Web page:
Re­union sparks re­flec­tions on high school life lessons

Chicago Sun-Times - - ANOTHER VIEW | POLITICS - MARY MITCHELL Fol­low Mary Mitchell on Twit­ter: @MaryMitchel­lCST Email: marym@ suntimes. com

High school re­unions are about more than catch­ing up with peo­ple you haven’t seen in decades.

Re­unions give us the space to re­flect on just how far we’ve come.

I re­cently at­tended the 50th re­union of Dun­bar Vo­ca­tional High School’s Class of 1967, and it was a hum­bling ex­pe­ri­ence.

Like most peo­ple, I ap­proached this mile­stone with ap­pre­hen­sion.

Given that I went through four years of high school barely able to see be­cause I didn’t want to wear my thick glasses, I knew I wouldn’t rec­og­nize faces that had aged 50 years.

And re­ally, what do you say to peo­ple you haven’t seen since you walked down the aisle in a cap and gown?

But there was plenty to talk about.

Some of my class­mates had used their vo­ca­tional train­ing as a means to sup­port fam­i­lies. Oth­ers had built their own busi­nesses. More than a few were ed­u­ca­tors and nurses. One was a lawyer, an­other a min­is­ter.

It only takes one or two re­unions to fig­ure out that many of the peo­ple you thought were so cool in high school re­ally weren’t cool af­ter all.

We were a class of about 350, but only 70 peo­ple showed up, and that in­cluded spouses and sig­nif­i­cant oth­ers.

Tom­mie L. Wil­liams, a well­known fig­ure in the South Side’s step­per com­mu­nity, has been in­volved in putting to­gether the class re­union since 1987.

“What is re­fresh­ing to me was the good time ev­ery­one had. I got a lot of feed­back and a lot of texts. Peo­ple re­ally en­joyed them­selves, and they were glad they came,” he said.

This re­union made me es­pe­cially nos­tal­gic.

Af­ter all, high school left a last­ing im­pres­sion on many of us be­cause it was the place where we tried to fig­ure out where we fit in.

Some of the de­ci­sions we made in high school af­fected our en­tire lives.

The lessons we learned in high school are worth pass­ing on to young peo­ple to­day.

For in­stance, be­ing pop­u­lar has its pit­falls.

Many of the girls who got into re­la­tion­ships early ended up preg­nant and never com­pleted high school.

If I had it to do over, I would have had a wider so­cial net­work. I cer­tainly wouldn’t have sat at the same lunch­room ta­ble with the same group of girls for four years.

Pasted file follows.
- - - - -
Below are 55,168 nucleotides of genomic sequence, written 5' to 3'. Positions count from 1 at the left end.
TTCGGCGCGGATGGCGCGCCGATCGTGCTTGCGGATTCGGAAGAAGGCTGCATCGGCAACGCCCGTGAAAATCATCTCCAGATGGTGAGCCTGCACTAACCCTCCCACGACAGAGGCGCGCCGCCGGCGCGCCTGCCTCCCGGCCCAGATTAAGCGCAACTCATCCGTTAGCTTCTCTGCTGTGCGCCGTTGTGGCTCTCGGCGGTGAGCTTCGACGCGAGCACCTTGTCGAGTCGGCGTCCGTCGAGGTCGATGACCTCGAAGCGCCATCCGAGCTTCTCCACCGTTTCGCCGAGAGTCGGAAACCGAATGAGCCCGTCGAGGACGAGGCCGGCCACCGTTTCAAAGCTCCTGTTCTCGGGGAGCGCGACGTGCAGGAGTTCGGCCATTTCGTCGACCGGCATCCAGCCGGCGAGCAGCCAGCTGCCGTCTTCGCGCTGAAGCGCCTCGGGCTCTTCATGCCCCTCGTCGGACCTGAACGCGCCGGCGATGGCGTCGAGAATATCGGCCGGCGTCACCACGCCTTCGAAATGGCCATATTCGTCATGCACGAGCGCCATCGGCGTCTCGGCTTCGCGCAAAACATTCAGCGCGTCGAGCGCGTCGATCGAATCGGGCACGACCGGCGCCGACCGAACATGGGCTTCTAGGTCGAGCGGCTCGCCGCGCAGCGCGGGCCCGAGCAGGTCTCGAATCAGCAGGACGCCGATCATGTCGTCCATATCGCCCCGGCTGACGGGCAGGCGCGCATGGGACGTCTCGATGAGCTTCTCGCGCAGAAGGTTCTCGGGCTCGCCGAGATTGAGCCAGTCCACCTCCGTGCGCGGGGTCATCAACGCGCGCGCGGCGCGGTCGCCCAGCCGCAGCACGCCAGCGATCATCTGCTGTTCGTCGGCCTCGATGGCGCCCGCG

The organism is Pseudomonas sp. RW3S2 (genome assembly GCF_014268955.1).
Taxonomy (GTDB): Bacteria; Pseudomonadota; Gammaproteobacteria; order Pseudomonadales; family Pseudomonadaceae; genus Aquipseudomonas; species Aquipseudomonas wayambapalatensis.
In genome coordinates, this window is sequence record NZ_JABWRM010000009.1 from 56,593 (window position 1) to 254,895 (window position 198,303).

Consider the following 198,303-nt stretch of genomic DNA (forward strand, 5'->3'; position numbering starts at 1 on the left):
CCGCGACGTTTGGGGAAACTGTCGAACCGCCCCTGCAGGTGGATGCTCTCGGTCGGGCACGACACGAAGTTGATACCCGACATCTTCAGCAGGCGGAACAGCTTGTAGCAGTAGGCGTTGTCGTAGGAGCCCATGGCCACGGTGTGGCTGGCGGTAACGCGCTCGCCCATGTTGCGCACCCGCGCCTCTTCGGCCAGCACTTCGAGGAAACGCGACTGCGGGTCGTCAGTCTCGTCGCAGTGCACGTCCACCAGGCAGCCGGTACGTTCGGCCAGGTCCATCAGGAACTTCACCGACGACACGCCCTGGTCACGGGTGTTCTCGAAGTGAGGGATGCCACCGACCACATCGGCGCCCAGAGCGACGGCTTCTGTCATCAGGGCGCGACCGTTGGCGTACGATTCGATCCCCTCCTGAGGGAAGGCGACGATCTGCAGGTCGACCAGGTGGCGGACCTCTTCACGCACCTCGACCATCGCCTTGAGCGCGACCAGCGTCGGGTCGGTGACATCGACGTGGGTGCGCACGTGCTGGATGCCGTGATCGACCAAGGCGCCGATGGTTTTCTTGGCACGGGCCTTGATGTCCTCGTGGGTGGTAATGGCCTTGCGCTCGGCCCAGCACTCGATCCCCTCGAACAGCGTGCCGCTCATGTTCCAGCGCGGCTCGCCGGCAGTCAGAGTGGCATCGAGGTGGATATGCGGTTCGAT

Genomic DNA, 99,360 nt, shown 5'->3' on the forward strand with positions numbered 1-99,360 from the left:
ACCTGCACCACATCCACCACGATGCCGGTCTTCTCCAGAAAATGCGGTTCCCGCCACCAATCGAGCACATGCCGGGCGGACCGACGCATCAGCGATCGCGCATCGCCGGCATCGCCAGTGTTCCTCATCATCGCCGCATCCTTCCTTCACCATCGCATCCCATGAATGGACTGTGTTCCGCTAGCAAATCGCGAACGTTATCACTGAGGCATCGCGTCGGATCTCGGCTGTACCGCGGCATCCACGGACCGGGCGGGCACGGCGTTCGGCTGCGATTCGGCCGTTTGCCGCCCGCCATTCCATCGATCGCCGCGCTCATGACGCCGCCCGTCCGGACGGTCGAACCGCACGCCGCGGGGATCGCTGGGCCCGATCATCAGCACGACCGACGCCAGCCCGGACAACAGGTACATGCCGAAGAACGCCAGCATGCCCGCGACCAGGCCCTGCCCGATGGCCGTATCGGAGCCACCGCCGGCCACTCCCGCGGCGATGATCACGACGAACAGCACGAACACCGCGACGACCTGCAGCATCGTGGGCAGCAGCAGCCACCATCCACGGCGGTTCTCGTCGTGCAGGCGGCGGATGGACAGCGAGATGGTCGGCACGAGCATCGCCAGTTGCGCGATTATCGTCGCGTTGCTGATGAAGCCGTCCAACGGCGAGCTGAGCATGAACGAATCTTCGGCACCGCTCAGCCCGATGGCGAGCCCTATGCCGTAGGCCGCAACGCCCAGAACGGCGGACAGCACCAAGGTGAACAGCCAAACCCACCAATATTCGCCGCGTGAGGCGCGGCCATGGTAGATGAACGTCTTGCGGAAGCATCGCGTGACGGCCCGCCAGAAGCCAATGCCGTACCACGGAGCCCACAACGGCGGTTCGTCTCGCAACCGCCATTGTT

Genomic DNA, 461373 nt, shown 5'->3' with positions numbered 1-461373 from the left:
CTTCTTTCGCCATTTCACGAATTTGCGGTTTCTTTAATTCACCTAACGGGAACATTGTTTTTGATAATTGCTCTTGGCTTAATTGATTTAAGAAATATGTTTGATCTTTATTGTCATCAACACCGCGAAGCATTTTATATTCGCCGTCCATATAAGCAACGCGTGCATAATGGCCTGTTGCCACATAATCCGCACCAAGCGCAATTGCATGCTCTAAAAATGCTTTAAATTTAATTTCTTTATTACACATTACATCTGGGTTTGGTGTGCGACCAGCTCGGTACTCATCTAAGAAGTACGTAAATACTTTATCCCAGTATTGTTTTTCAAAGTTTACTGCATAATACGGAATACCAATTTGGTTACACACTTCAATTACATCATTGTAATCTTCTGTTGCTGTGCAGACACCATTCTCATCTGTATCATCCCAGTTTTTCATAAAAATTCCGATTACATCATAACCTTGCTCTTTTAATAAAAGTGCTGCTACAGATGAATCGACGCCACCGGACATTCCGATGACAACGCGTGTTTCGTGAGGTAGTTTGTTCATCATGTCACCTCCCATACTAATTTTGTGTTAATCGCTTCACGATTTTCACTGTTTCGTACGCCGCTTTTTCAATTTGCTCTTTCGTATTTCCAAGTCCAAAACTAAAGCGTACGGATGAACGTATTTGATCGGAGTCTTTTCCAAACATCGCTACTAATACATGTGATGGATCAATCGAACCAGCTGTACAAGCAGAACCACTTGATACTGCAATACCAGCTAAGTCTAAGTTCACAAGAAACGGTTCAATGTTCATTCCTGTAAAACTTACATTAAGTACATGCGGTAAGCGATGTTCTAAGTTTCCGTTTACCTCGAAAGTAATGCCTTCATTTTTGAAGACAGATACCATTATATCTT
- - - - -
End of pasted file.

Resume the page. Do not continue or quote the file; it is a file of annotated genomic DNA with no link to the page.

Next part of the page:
JoAnn Jack­son, who now lives in Mil­wau­kee, is one of those peo­ple who floated from clique to clique.

Her ad­vice to high school fresh­men is based on the golden rule.

“I taught my chil­dren grow­ing up to treat peo­ple the way they wanted to be treated and to put them­selves in their shoes,” Jack­son said.

“I would tell fresh­men not to think that they are bet­ter than any­one else. The poor­est per­son or the [ most ragged] per­son could very well turn out to be your friend and end up help­ing you one day. You shouldn’t judge peo­ple,” she said.

Jack­son also ad­mit­ted she would “study a lit­tle harder.”

“I had a re­ally strict fa­ther, and the only chance to have fun was in school. I liked to help peo­ple, but I was help­ing them to do some­thing naughty,” Jack­son said with a chuckle.

Wil­liams, a suc­cess­ful ac­coun­tant, also said he would have been more fo­cused on his stud­ies.

“I started slack­ing off the closer I got to grad­u­a­tion. I got one ‘ D’ my whole time in high school, and I got it in my se­nior year,” he said.

“I would say fresh­men need to pay at­ten­tion to what coun­selors and teach­ers are telling them. High school is ac­tu­ally lay­ing the foun­da­tion. Fresh­man year is a tran­si­tion for them from be­ing a kid to be­ing a per­son,” Wil­liams pointed out.

The main rea­son most peo­ple go to their 50- year re­union is to see how they stack up against their peers.

Most of my for­mer class­mates have re­tired from re­ward­ing ca­reers that they credit to the vo­ca­tional train­ing they re­ceived at Dun­bar. That’s not sur­pris­ing. What was sur­pris­ing, how­ever, was how ab­so­lutely fabulous ev­ery­one looked.

Only a cou­ple of peo­ple vis­i­bly strug­gled with phys­i­cal dis­abil­i­ties, although sev­eral peo­ple said they had un­der­gone knee re­place­ment surg­eries.

But most of my high school class­mates looked like they had dis­cov­ered the fountain of youth.

Sev­eral women ac­tu­ally danced the “Wa­tusi,” “Twist” and “Twine” wear­ing spike heels.

“Clean liv­ing” is the se­cret, said Carol Walker, a sil­ver­haired woman who looked like she was in her early 50s.

That’s sound ad­vice — then and now.


JoAnn Jack­son ( left), Ruby Boddy, An­drea Liv­ingston Brown and Donna Met­lock Done­gan flank Mary Mitchell at the 50th re­union of Dun­bar Vo­ca­tional High School’s Class of 1967.

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